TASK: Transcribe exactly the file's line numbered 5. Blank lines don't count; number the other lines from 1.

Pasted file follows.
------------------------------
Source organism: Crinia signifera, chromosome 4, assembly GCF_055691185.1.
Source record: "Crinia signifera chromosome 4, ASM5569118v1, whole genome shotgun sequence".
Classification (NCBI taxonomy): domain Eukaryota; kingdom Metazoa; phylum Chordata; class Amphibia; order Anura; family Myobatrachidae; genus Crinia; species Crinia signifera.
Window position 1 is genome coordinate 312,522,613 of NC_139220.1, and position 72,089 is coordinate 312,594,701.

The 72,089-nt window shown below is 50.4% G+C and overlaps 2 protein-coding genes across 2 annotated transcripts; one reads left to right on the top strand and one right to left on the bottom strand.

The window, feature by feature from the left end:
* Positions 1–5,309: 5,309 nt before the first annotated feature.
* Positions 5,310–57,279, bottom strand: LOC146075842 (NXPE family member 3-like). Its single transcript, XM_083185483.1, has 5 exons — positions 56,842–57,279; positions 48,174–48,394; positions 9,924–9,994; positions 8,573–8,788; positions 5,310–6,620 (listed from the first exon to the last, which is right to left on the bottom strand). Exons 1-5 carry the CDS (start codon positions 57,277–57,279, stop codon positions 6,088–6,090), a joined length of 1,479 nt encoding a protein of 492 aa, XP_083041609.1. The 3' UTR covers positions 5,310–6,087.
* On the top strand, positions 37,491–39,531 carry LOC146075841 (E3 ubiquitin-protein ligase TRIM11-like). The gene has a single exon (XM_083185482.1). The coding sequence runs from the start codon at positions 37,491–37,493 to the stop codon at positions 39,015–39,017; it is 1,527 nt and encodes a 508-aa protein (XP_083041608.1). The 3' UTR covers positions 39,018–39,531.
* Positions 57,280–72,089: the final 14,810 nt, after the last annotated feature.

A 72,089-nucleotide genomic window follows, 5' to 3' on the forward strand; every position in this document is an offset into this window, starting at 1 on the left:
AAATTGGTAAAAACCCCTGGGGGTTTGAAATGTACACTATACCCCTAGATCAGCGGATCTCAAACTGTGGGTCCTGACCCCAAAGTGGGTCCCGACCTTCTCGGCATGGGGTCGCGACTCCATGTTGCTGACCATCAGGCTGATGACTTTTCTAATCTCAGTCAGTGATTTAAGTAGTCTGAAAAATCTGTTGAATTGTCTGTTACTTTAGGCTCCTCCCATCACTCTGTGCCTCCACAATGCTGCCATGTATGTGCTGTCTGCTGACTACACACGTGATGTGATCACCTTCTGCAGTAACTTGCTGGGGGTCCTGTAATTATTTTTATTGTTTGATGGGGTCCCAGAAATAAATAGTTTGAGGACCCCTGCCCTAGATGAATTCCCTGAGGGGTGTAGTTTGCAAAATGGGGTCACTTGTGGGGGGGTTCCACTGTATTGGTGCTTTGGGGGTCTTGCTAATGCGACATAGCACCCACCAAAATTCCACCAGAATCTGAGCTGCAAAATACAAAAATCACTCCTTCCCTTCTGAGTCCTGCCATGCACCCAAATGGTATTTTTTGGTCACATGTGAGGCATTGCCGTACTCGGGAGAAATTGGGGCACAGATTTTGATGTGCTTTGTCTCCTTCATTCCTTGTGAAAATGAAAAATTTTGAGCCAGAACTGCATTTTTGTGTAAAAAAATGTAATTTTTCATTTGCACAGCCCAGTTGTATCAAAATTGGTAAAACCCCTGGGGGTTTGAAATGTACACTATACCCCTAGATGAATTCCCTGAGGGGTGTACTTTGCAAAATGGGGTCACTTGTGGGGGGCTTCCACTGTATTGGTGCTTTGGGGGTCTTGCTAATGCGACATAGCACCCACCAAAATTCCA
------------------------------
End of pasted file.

The 72,089-nt window shown below is 50.4% G+C and overlaps 2 protein-coding genes across 2 annotated transcripts; one reads left to right on the top strand and one right to left on the bottom strand.